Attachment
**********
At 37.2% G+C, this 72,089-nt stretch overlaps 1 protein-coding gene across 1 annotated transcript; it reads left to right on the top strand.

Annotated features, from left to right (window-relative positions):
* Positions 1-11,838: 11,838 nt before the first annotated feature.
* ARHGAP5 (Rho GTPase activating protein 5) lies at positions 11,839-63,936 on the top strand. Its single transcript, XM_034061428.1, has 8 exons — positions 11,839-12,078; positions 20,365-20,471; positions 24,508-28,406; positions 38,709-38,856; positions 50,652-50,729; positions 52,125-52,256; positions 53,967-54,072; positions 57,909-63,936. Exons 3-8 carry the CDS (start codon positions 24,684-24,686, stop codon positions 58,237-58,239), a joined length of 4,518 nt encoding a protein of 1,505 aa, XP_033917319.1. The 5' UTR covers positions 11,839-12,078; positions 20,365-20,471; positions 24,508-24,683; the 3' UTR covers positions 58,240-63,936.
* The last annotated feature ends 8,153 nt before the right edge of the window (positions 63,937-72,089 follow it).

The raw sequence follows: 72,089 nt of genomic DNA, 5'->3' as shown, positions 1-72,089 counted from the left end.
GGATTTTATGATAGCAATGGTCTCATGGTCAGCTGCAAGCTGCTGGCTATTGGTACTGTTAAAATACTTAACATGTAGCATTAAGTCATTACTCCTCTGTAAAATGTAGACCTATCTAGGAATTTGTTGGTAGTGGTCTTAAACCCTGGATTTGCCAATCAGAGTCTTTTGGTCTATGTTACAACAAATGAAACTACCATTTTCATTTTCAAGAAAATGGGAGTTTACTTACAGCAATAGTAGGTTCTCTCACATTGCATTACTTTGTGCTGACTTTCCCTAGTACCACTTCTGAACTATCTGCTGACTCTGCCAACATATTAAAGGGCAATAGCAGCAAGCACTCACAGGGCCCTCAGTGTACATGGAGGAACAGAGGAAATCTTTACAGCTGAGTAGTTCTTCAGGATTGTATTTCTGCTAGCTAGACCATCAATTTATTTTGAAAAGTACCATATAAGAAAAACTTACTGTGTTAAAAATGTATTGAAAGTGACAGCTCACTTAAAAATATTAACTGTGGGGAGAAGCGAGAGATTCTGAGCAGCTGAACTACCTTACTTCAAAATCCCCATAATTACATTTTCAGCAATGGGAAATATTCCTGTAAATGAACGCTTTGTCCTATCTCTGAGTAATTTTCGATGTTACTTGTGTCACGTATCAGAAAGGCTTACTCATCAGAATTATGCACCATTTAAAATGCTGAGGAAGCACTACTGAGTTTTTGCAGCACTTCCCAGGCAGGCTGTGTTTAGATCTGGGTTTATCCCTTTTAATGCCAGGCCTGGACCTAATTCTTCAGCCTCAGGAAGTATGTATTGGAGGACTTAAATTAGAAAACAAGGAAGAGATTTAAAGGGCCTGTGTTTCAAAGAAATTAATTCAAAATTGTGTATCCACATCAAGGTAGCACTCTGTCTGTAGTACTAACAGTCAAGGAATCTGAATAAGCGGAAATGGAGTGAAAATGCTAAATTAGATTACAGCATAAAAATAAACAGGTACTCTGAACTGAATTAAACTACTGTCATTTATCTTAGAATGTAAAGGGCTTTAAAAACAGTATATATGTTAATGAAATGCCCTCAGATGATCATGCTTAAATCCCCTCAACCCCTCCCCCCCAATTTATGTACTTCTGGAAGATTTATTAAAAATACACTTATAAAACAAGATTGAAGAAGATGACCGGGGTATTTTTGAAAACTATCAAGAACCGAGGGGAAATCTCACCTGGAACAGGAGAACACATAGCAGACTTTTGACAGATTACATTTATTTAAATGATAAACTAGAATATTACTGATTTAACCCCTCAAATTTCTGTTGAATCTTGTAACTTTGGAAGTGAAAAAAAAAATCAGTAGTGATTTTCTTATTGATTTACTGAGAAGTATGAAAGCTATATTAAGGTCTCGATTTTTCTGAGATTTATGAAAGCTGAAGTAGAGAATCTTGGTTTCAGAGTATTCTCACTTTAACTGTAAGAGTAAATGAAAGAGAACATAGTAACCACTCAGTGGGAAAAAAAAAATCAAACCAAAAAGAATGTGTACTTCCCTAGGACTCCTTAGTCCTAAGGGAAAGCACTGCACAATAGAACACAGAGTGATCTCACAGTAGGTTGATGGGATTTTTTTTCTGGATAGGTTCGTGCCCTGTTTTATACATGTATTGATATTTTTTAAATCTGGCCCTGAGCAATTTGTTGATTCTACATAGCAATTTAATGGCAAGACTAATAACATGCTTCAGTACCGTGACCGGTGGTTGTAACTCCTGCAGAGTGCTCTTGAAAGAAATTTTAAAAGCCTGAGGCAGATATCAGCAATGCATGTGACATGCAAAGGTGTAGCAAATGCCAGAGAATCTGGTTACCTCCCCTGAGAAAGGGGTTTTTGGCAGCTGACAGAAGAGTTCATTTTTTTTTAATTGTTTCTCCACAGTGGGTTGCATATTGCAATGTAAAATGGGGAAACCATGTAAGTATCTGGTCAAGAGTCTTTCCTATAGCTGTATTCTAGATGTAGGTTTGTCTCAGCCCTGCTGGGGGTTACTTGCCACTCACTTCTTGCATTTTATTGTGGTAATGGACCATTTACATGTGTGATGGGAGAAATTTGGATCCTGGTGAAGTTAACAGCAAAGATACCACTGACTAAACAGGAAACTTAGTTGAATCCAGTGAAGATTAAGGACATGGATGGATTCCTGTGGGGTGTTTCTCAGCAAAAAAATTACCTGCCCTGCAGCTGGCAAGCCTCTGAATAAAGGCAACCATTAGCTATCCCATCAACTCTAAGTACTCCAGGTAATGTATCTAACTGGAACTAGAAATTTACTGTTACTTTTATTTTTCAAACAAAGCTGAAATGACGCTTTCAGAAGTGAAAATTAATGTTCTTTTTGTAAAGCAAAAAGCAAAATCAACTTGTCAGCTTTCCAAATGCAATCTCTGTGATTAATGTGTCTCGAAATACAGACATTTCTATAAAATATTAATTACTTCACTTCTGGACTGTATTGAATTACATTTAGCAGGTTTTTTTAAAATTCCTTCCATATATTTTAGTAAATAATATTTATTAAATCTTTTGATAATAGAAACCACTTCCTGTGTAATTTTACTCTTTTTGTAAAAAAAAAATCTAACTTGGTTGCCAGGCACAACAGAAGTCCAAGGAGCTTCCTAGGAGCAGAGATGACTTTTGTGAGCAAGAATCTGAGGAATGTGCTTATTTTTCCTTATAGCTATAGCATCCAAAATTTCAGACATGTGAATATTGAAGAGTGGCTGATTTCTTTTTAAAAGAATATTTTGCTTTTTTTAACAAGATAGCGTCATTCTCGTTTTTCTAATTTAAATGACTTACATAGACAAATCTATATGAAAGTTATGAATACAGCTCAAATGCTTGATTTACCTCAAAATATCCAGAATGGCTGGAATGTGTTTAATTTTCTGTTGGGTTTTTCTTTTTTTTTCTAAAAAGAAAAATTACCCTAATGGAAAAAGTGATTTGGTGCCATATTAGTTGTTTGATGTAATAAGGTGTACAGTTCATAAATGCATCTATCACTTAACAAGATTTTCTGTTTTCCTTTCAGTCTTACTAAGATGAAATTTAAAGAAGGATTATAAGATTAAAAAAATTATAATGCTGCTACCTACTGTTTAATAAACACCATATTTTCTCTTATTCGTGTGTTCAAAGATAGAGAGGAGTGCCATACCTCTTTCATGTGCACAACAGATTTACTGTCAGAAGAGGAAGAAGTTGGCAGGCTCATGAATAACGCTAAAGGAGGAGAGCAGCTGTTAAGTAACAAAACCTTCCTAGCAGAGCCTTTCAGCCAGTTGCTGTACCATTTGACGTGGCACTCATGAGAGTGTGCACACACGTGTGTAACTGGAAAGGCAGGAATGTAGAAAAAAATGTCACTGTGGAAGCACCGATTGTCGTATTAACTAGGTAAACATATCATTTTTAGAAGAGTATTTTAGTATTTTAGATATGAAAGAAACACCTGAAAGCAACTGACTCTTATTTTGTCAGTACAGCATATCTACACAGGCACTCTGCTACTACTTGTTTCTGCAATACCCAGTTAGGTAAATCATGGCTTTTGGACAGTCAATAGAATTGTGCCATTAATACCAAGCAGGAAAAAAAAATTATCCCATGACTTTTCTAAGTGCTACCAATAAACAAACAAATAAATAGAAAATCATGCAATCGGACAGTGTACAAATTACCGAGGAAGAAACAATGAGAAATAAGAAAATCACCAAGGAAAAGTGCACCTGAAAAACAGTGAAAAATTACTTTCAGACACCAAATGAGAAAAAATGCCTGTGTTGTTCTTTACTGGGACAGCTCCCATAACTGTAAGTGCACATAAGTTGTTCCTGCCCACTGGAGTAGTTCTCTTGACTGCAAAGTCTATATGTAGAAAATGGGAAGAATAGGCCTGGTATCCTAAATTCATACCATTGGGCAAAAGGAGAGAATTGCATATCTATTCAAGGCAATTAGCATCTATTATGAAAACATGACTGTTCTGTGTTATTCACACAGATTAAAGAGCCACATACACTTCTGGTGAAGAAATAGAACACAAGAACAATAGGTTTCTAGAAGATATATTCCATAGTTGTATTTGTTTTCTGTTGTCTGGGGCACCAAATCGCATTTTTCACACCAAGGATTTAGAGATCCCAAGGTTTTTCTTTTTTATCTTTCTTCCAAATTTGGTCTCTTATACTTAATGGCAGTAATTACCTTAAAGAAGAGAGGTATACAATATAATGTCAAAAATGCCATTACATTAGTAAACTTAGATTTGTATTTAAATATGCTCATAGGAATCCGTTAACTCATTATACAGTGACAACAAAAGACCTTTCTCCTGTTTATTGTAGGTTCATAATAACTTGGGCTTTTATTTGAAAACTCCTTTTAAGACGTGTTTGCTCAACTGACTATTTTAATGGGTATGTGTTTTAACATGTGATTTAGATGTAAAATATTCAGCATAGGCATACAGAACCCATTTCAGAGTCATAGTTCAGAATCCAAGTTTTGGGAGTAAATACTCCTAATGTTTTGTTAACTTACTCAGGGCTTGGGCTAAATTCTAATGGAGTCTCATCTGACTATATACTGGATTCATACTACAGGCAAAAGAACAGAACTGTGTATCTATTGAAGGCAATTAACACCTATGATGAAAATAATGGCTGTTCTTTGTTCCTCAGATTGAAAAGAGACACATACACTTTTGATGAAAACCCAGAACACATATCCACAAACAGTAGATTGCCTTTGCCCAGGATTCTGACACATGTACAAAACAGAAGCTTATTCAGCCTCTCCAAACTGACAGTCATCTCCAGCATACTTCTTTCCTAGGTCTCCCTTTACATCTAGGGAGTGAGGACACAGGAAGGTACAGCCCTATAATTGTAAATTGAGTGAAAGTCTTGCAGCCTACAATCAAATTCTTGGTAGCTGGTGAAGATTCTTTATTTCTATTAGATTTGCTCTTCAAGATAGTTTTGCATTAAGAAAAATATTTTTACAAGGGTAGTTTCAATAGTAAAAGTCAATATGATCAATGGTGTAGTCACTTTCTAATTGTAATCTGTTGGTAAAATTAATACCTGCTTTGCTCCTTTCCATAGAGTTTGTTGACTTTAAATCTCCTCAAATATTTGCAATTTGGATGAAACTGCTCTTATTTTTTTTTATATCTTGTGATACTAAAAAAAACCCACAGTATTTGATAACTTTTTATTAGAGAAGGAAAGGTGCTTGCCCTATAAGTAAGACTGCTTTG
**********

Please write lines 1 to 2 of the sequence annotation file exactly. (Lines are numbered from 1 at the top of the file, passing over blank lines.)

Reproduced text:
At 37.2% G+C, this 72,089-nt stretch overlaps 1 protein-coding gene across 1 annotated transcript; it reads left to right on the top strand.

Annotated features, from left to right (window-relative positions):